My drug of choice is writing––writing, art, reading, inspiration, books, creativity, process, craft, blogging, grammar, linguistics, and did I mention writing?

Saturday, June 27, 2015

15 Things A Very Cute Toddler Taught Me About Writing (Part 1)

Pictured: pre-toddling
If you follow this blog at all, you know that my life changed just a little a couple of years ago. That's when The Contrarian showed up with a psychic wail of "I am NOT!" and filled our lives with unbelievable amounts of love and poop.

T.C. didn't just soil more diapers than I knew ever existed in the history of diapers. He didn't just teach me new strata of sleep deprivation for which no finals could have possibly prepared me. He didn't just reveal to me that there is a frequency of sound at which my resistance shatters and I am willing to listen to "Let it Go" for the thousandth time (or Nyan cat for another hour) for just the chance at reprieve.

He also also showed me what it meant to be a writer. Or more fundamentally, what it meant to be an artist.

He took me back to the fountainhead of so many artistic principles that I had forgotten, and reminded me that being an artist and being a child have, have always had, and will always have, an intrinsic connection that even the best artists forget from time to time (and the midline mediocre artists like me forget constantly).

Or maybe I've been blogging way too long and I'm starting to see the whole world in terms of listicles.

1. If When you fall, get back up.

I started this article a few months back, and since then, T.C. has gotten much better at tottering around, but when I it first started forming the proto version of this post, he was only a few weeks out from his "butt scoot" (he never got the hang of crawling). He would fall all the time.

All. The. Time.

He couldn't even walk across the room without falling. Three steps. Fall. Three steps. Fall. If he somehow didn't fall, he would often go veering into a wall or dive to reach his destination.

Sometimes he would just be standing there, and just.....fall. He would just fail to stand. It was like someone cut the strings of a puppet. Can you even think of the last time you saw someone (who didn't trip or get knocked over) just fall.

But here's the thing. He didn't even pause; he just got right back up. It wasn't a thing. He didn't doubt himself. He didn't wonder if he should be walking at all. He didn't feel bad. He didn’t question whether learning to walk was worth it. Falling was just the cost of doing business.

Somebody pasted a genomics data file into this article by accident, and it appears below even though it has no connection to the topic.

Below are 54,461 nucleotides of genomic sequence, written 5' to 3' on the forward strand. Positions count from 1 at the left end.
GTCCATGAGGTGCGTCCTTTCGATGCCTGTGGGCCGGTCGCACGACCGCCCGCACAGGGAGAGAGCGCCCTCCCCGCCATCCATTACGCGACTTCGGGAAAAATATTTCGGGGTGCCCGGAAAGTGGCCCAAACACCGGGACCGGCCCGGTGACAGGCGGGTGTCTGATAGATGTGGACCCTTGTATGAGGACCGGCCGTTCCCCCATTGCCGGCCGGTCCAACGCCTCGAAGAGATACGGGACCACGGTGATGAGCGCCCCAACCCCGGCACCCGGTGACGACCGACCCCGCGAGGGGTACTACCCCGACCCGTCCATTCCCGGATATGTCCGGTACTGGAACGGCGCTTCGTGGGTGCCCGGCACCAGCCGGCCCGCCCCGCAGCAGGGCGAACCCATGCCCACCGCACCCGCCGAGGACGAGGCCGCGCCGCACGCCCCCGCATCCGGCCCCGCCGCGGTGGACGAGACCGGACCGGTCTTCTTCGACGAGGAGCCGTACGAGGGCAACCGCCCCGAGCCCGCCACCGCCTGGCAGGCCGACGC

He still falls and just gets right back up. No moment of self loathing. No internalized doubt. No existential crisis. Just “Oops. Fell. Oh well. Back up."

2. There's no reason to do it if you're not having fun.

T.C. learns so much in an average day, I can practically see him picking up concepts and getting things in real time. Neural connections are forming left and right, and you think he's not even paying attention and you turn around and he's figured out how to turn on Daniel Tiger for himself or is "tricking" you into reading his favorite book for the tenth time in a row. (Seriously he goes over and pretends to get a new book and brings the same one back.) A couple of days ago I watched him realize his singing dog had more "triggers" for songs than just its heart. And he went around looking for all of them and delighting in getting to hear the new songs.

The thing is, T.C. does exactly nothing that he's not into. If you try to show him something that isn't interesting, he walks away–or more recently, he knocks it out of your hand and says "Buh bye." He turns the TV off in the middle of anything that isn't Daniel Tiger or Dinosaur Train. He has precisely no time for your shit. If it doesn't excite his interests or compel his passions, he's out like trout. T.C. never sits down and says "I need to learn how this works,” or “I need to make another three thousand neural connections before naptime.” He sits down because it's fun.